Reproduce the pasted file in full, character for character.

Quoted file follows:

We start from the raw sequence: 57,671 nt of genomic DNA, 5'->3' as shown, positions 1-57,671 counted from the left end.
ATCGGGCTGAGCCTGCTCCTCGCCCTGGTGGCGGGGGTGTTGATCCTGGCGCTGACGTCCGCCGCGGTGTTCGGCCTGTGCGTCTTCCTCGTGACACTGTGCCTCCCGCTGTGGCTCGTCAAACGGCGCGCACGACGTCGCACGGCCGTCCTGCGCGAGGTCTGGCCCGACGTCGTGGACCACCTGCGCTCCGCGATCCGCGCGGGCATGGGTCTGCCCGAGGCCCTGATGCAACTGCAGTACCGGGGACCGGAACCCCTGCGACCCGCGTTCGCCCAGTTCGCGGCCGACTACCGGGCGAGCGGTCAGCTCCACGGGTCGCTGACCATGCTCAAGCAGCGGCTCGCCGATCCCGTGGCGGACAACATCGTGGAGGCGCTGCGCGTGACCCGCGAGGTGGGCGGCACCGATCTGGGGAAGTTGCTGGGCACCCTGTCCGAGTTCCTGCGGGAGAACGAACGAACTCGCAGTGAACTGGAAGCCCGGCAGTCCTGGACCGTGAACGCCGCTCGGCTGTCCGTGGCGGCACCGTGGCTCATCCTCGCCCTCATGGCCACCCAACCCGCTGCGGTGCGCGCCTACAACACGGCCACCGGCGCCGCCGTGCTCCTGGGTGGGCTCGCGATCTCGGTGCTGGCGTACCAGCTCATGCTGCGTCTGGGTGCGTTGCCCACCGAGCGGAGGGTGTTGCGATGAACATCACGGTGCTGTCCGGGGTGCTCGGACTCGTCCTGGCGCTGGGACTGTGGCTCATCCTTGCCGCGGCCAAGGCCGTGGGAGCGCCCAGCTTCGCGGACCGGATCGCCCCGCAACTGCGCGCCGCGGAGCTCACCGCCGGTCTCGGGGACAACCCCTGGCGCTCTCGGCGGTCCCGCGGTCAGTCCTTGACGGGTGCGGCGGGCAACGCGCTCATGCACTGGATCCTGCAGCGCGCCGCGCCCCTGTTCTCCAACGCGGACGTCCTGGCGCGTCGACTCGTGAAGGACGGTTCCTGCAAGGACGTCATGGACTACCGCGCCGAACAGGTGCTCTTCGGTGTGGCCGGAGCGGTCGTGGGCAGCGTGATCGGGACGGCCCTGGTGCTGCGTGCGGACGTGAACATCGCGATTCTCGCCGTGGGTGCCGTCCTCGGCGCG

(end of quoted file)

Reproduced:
We start from the raw sequence: 57,671 nt of genomic DNA, 5'->3' as shown, positions 1-57,671 counted from the left end.
ATCGGGCTGAGCCTGCTCCTCGCCCTGGTGGCGGGGGTGTTGATCCTGGCGCTGACGTCCGCCGCGGTGTTCGGCCTGTGCGTCTTCCTCGTGACACTGTGCCTCCCGCTGTGGCTCGTCAAACGGCGCGCACGACGTCGCACGGCCGTCCTGCGCGAGGTCTGGCCCGACGTCGTGGACCACCTGCGCTCCGCGATCCGCGCGGGCATGGGTCTGCCCGAGGCCCTGATGCAACTGCAGTACCGGGGACCGGAACCCCTGCGACCCGCGTTCGCCCAGTTCGCGGCCGACTACCGGGCGAGCGGTCAGCTCCACGGGTCGCTGACCATGCTCAAGCAGCGGCTCGCCGATCCCGTGGCGGACAACATCGTGGAGGCGCTGCGCGTGACCCGCGAGGTGGGCGGCACCGATCTGGGGAAGTTGCTGGGCACCCTGTCCGAGTTCCTGCGGGAGAACGAACGAACTCGCAGTGAACTGGAAGCCCGGCAGTCCTGGACCGTGAACGCCGCTCGGCTGTCCGTGGCGGCACCGTGGCTCATCCTCGCCCTCATGGCCACCCAACCCGCTGCGGTGCGCGCCTACAACACGGCCACCGGCGCCGCCGTGCTCCTGGGTGGGCTCGCGATCTCGGTGCTGGCGTACCAGCTCATGCTGCGTCTGGGTGCGTTGCCCACCGAGCGGAGGGTGTTGCGATGAACATCACGGTGCTGTCCGGGGTGCTCGGACTCGTCCTGGCGCTGGGACTGTGGCTCATCCTTGCCGCGGCCAAGGCCGTGGGAGCGCCCAGCTTCGCGGACCGGATCGCCCCGCAACTGCGCGCCGCGGAGCTCACCGCCGGTCTCGGGGACAACCCCTGGCGCTCTCGGCGGTCCCGCGGTCAGTCCTTGACGGGTGCGGCGGGCAACGCGCTCATGCACTGGATCCTGCAGCGCGCCGCGCCCCTGTTCTCCAACGCGGACGTCCTGGCGCGTCGACTCGTGAAGGACGGTTCCTGCAAGGACGTCATGGACTACCGCGCCGAACAGGTGCTCTTCGGTGTGGCCGGAGCGGTCGTGGGCAGCGTGATCGGGACGGCCCTGGTGCTGCGTGCGGACGTGAACATCGCGATTCTCGCCGTGGGTGCCGTCCTCGGCGCG